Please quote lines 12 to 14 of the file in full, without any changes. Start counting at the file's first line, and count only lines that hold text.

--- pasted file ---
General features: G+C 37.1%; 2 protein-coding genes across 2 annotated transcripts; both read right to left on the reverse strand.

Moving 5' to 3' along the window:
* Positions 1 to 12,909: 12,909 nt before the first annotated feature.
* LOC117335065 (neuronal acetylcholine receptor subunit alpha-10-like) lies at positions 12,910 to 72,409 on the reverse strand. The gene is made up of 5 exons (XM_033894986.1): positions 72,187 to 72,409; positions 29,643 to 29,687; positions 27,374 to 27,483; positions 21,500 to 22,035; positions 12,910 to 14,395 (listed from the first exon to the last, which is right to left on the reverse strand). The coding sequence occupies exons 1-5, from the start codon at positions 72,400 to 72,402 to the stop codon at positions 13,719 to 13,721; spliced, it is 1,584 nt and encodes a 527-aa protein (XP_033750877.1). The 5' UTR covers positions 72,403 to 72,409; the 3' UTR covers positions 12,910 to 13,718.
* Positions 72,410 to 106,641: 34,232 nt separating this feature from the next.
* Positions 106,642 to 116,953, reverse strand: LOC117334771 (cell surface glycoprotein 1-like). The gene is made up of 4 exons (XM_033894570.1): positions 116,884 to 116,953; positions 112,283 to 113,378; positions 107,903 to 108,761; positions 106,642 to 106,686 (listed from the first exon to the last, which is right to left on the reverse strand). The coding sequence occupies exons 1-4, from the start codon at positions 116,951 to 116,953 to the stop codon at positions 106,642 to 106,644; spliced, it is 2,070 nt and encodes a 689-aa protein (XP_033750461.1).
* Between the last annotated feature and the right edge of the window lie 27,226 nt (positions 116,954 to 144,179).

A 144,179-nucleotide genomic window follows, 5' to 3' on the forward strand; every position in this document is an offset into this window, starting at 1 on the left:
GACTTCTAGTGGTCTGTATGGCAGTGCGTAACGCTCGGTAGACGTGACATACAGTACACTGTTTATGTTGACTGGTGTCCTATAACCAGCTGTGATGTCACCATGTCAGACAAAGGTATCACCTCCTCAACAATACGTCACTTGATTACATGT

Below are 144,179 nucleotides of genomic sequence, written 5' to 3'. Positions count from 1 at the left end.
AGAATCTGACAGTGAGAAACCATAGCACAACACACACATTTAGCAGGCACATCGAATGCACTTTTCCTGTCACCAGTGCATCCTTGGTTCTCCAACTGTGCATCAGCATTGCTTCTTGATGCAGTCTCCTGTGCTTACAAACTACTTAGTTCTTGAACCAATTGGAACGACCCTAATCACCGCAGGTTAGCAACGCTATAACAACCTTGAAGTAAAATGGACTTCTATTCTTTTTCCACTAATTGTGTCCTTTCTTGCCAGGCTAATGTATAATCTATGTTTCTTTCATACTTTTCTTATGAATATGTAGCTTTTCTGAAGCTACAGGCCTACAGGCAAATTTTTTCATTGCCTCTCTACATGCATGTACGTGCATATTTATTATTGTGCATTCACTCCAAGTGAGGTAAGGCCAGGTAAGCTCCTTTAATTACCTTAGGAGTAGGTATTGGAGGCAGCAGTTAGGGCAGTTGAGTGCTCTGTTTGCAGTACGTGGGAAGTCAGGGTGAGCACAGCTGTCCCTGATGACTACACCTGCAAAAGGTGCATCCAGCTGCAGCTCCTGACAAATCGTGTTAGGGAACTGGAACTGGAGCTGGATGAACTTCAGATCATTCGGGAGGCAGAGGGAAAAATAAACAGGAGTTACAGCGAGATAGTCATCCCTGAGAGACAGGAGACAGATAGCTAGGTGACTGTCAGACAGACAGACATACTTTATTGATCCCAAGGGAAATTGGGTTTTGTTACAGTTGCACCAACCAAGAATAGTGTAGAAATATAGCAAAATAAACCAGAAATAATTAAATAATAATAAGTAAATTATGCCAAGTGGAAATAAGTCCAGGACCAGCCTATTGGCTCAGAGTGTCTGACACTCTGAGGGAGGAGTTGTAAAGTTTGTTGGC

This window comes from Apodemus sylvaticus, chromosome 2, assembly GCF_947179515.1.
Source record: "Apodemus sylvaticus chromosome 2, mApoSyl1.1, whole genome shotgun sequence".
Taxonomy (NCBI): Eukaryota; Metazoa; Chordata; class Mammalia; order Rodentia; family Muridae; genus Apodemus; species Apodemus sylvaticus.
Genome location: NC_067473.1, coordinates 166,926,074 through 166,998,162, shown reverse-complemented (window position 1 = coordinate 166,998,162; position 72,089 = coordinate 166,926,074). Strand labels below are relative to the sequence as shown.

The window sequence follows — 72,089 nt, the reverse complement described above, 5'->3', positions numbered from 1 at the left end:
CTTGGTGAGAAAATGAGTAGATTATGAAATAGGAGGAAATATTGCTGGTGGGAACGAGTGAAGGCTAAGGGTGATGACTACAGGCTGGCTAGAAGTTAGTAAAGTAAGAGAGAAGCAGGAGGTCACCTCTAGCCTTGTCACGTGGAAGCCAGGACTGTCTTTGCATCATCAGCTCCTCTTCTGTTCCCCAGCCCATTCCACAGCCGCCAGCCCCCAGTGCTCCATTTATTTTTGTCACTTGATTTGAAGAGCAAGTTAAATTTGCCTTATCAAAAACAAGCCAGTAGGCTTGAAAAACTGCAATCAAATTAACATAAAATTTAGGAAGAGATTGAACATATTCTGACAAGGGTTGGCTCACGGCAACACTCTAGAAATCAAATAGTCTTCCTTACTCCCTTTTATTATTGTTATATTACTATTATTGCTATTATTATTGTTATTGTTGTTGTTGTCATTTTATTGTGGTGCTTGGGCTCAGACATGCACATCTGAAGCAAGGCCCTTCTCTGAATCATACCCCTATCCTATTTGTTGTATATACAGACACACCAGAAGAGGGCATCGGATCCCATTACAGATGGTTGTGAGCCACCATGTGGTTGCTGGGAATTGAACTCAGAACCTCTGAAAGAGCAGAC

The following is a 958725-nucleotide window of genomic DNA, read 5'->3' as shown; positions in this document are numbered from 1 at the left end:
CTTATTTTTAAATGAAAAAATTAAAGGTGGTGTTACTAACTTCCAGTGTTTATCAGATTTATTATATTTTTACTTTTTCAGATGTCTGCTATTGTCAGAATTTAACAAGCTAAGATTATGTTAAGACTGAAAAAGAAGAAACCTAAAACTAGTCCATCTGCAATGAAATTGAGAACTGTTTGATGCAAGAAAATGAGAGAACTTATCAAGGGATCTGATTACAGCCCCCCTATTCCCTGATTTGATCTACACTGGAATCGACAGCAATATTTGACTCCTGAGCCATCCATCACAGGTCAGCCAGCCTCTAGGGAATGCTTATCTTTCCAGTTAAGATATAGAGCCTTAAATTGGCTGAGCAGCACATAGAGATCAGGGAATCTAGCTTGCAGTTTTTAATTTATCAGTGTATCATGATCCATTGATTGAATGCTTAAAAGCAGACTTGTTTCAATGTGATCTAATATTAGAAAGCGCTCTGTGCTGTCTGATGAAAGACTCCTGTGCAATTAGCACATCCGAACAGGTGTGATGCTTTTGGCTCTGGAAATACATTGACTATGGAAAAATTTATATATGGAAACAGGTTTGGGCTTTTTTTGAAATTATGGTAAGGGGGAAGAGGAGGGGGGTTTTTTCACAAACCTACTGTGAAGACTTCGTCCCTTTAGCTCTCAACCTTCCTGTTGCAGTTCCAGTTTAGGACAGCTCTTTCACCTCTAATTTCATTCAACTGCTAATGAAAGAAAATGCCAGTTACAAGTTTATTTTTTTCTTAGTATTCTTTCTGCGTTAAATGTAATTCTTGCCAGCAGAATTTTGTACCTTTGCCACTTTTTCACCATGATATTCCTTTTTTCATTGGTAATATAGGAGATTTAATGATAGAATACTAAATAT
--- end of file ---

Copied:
This window comes from Apodemus sylvaticus, chromosome 2, assembly GCF_947179515.1.
Source record: "Apodemus sylvaticus chromosome 2, mApoSyl1.1, whole genome shotgun sequence".
Taxonomy (NCBI): Eukaryota; Metazoa; Chordata; class Mammalia; order Rodentia; family Muridae; genus Apodemus; species Apodemus sylvaticus.